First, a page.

Putting The Sandwich Back On The Pedestal
One meal that has stood the test of time is the mighty sandwich. Invented in 1762 by John Montagu, the fourth Earl of Sandwich, while he was playing poker, the sandwich is versatile, convenient, and complete. With the right ingredients, it can be the ultimate snack, or a meal in itself.
Sadly, I’ve put the sandwich on the back burner as of late. The last time I made a sandwich? I can’t recall. The only time I eat sandwiches is when there are leftovers in the conference room after an executive meeting ends. Seriously.
Maybe I’ve taken the sandwich for granted. It wasn’t until I came across a recent article that placed the sandwich back on the pedestal. According to the NPD market research group, the sandwich is the most popular main dish in American homes. Really?
I was never good at making one because while it might look easy, there’s more to it then meets the eye. Something as simple as making a BLT has never been within grasp because I never understood Sandwich Making 101. Maybe I suck at making sandwiches because I don’t have any sandwich-making passion boiling in my veins.
Obviously, I’m not a sandwich fan, but after reading the article, I think I’m ready to turn over a new leaf.
Sisha Ortuzar, cofounder of the upscale Wichcraft sandwich shops, emphasis the idea of sandwich architecture. It’s more than just about throwing ingredients together between two slices of bread. Texture, flavor combinations, and durability all play a role in conveying that “wow” factor at first bite.
I will be following these 10 expert tips the next time I make a sandwich:
- Good ingredients make good sandwiches.
- “Since sandwiches are usually closed, don’t worry about how ingredients look, only how they taste. Use odd leftovers like the ends of a roast, broken mushroom bits, bruised tomatoes and crumbled cheese.” — Sisha Ortuzar, co-founder of ‘Wichcraft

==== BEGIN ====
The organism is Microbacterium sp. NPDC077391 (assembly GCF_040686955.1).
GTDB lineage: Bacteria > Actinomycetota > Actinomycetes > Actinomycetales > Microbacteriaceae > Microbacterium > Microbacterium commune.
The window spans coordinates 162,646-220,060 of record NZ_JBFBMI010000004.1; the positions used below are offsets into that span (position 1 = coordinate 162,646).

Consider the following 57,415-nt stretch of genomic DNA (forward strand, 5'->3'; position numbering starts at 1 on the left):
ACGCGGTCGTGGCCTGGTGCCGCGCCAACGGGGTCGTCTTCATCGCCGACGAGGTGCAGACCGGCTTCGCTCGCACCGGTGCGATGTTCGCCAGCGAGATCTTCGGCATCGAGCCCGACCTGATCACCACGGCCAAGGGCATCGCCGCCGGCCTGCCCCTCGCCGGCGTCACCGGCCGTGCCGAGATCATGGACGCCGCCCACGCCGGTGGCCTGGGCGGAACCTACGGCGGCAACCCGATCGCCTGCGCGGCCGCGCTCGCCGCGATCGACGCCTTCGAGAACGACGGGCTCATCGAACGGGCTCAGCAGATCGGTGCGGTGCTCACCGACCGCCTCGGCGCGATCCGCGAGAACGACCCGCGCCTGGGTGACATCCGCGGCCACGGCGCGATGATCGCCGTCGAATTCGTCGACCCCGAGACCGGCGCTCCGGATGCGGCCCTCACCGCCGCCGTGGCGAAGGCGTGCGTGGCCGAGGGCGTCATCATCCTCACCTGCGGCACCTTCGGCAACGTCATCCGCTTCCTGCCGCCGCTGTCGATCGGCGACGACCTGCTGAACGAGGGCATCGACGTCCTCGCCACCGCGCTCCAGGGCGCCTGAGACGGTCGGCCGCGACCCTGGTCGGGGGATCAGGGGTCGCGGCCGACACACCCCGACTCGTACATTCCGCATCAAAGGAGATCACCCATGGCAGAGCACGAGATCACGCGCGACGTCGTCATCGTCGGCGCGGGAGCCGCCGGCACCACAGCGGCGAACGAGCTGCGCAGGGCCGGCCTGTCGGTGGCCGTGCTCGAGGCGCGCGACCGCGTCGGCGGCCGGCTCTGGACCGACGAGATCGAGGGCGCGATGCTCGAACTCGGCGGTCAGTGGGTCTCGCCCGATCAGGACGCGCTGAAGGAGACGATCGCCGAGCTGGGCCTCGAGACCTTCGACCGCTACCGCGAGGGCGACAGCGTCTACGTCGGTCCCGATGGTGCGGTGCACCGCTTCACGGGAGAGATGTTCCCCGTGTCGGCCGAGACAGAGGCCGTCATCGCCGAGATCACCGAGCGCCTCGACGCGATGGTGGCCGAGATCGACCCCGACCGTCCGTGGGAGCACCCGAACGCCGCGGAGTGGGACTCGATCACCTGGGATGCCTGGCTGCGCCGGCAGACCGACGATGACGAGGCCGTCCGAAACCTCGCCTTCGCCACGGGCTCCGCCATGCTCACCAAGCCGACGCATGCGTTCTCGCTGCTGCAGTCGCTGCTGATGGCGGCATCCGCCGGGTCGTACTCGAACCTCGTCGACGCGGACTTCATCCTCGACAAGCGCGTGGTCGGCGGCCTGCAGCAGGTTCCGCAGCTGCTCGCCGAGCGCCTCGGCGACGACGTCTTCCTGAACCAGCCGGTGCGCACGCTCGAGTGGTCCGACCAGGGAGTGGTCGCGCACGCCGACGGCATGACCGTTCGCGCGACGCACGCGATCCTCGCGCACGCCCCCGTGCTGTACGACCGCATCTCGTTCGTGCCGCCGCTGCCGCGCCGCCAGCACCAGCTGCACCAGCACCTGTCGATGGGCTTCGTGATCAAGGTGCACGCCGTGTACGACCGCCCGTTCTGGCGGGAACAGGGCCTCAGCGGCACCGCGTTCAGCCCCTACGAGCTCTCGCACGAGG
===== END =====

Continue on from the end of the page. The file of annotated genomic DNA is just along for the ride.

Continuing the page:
- “One of the biggest secrets to a good sandwich is butter. Lightly butter the bread before adding the other ingredients. Butter seals the bread so it doesn’t become soggy by absorbing moisture from the other ingredients.” — Mark Bittman, TV host, cookbook author and writer of the popular “Minimalist” column in the New York Times
- “Be as creative with a sandwich as you are with every other kind of cooking. Avoid preconceptions, like always combining lettuce, tomato and mayo, and let your imagination guide you.” – Ortuzar
- “Don’t mix ingredients that don’t make sense together. If you wouldn’t eat them together on a plate, you probably won’t want to eat them in a sandwich.” – Ortuzar
- “When making grilled cheese sandwiches, always butter the bread, not the pan, for even distribution. Experiment with different types of cheese. If you’re used to American cheese, try Cheddar or other good melting cheeses like Monterey Jack, Gruyere, gouda or Colby.” — Laura Werlin, author of “Great Grilled Cheese”
- “Avoid unrecognizable meats like luncheon meat. It’s much better to use inexpensive but honest ingredients, like hardboiled eggs. A simple garlic-sauteed spinach served with sliced hard boiled eggs on good bread is a wonderful, simple sandwich, much better than just halfway decent cold cuts.” – Bittman
- “Certain ingredients shouldn’t touch each other, even if they are in the same sandwich, like lettuce and mayonnaise. Otherwise you’ll end up with limp lettuce and watered down mayo.” – Ortuzar
- “Don’t forget to season a sandwich properly. A little salt and pepper will go a long way in bringing all the flavors together.” – Ortuzar
- “When packing sandwiches for picnics bring the fixings in separate containers and make the sandwich fresh on the spot.” — Bittman